It was shades of 2002, only in reverse today. Mortgage servicers sold intermediate/long rates, which drove rates higher, which brought out more mortgage hedge sellers. Now we are set with some very basic problems.
The Fed can’t keep mortgage rates at or below 5% with the Treasury market where it is. Can’t happen. This chart is the Fannie Mae 30-year mortgage “current coupon” which is basically what the prevailing coupon would be on a theoretical par-priced mortgage. Or perhaps more importantly for those who don’t trade MBS, this rate plus 50bps would be the prevailing borrowing rate based on how MBS are trading.
Not good. Fundamentals in the housing market are weak enough without having affordability take a turn for the worse.
Taking a longer-term look at the mortgage current coupon, we see its still a good bit below the pre-conservatorship levels. Still, worrisome.
Interestingly, the Fannie Mae 4% MBS fell two points today, about the same price action as the long bond! There are no natural buyers of 4% and 4.5% coupons. They are a trap, as I’ve discussed before, all downside and no upside. Someday I expect this bond will trade at $91. And your upside is… collecting a 4% coupon? For probably 10 years? Where do I sign up!?!?!
Where does this leave us? With a bunch of problems I’m afraid. The massive decrease in money velocity has left us with a Alderaan-sized hole in the money supply. The Fed has already lowered the funds target to zero, so the only way to get more money into the system is to print it. Plain and simple.
The most efficient means to get printed money out into the world is to buy Treasury bonds. Not only does this put cash into the economy, but it also should lower borrowing yields and thus increase velocity.
When the Treasury buying program was announced, it was assumed that the Fed had some ceiling on Treasury yields in mind. This was a logical conclusion, since classically the Fed operates with a target, and buys or sells Fed Funds to meet that target. Why not do the same with the Treasury market? Target the 10-year at 3%?
But 3% came and went. 3.25% came and went. 3.5% came and went. The market kept waiting for the Fed to increase its purchases, but their purchase amounts have been remarkably consistent. Almost as though their only goal was to get money into the system, and they didn’t really care about where Treasury bonds actually traded.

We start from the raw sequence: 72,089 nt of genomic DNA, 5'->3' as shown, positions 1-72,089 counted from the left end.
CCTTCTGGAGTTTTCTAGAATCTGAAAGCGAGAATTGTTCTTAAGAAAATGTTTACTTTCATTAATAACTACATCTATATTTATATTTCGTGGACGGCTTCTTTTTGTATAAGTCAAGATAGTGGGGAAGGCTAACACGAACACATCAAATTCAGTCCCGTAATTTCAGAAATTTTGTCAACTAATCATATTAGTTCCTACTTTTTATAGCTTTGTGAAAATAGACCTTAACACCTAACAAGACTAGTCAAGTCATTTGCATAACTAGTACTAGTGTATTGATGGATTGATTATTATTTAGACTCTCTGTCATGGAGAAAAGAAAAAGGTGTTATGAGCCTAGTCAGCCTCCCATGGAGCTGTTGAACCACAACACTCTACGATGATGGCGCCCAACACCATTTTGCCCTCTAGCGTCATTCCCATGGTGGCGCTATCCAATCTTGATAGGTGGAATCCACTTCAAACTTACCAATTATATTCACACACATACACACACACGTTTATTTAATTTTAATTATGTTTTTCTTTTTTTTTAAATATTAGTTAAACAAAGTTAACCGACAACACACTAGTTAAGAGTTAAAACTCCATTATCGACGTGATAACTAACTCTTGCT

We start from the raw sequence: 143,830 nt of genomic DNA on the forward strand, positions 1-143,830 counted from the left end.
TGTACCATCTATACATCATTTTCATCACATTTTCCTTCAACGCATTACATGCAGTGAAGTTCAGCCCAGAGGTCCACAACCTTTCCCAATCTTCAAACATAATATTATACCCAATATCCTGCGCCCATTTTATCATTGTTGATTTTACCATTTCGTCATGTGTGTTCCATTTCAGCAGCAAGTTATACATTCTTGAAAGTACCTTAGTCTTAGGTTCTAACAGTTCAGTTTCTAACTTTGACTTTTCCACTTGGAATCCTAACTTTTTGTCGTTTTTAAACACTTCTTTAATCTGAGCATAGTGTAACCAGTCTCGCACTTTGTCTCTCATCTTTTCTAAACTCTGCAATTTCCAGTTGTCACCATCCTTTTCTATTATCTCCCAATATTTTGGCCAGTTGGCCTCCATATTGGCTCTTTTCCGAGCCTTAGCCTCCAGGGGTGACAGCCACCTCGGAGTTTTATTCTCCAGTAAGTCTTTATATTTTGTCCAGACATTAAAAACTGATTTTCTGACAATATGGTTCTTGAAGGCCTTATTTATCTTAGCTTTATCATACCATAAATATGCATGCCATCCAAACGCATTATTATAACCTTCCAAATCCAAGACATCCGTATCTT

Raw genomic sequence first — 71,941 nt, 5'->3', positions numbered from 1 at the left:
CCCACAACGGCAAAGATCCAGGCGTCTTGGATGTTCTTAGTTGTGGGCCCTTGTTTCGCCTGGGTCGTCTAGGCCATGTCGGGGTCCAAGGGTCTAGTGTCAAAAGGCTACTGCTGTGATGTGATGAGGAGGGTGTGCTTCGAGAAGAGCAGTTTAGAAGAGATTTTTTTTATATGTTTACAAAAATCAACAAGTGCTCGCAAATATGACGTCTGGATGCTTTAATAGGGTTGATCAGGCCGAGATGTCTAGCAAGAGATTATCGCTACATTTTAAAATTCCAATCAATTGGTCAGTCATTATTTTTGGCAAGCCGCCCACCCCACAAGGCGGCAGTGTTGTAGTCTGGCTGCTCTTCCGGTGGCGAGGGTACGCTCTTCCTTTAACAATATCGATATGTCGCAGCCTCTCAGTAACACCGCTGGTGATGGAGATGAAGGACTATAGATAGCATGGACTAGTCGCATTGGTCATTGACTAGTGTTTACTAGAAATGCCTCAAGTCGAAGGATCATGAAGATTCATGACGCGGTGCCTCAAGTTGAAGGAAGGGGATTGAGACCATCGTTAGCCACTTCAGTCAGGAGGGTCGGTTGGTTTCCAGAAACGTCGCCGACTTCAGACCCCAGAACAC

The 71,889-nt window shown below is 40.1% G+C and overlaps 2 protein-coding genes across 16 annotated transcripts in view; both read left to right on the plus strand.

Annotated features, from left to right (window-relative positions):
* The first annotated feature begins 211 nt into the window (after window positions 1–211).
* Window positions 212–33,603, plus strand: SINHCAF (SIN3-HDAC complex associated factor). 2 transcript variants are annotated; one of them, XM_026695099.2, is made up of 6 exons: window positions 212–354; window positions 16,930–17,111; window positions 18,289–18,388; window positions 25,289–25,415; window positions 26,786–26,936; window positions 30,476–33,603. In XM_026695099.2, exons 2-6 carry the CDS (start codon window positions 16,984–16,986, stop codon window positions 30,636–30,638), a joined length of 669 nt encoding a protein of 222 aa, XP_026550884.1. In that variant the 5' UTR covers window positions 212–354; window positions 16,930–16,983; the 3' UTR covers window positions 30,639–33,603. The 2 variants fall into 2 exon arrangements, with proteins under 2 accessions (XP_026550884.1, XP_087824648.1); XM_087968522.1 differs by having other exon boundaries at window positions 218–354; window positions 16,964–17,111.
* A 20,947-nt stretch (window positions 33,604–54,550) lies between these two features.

Helicopter Ben is trying to do just that. Print money and pass it out. He’s just using the Treasury market as his helicopter. He’s not actually trying to push yields lower.
And what about Asia? What about the U.S.’s AAA credit rating? Is the dollar about to plummet and foreign investors run away like Han Solo from Stormtroopers? I can’t say there is zero risk of this, but think about it. Doesn’t the negative outlook on the U.K.’s credit rating strengthen the position of the U.S. in terms of foreign buyers? If China cares about credit ratings (which traders I’ve talked to say they do), then doesn’t S&P’s actions take away one of China’s main alternatives to the dollar?
I think foreign diversification of reserves is a reality. The dollar’s dominant role in international commerce is fading, but it will be a slow fade. Many are expecting a Death Star like explosion of the dollar. Think of it more like Palpatine’s rise. Slow and insidious over the course of many years.
Complicating all this is a very real risk that further Fed purchases of Treasuries will look like a monetization of our debt. I don’t think that’s the goal, but I can see how Asian buyers, especially outside of China, would come to that conclusion. Richard Fisher of the Dallas Fed has expressed exactly these concerns.
So I don’t know what the Fed’s next move is, but if interest rates stay where they are, those green shoots are going to turn to yellow. They need more water to start growing.
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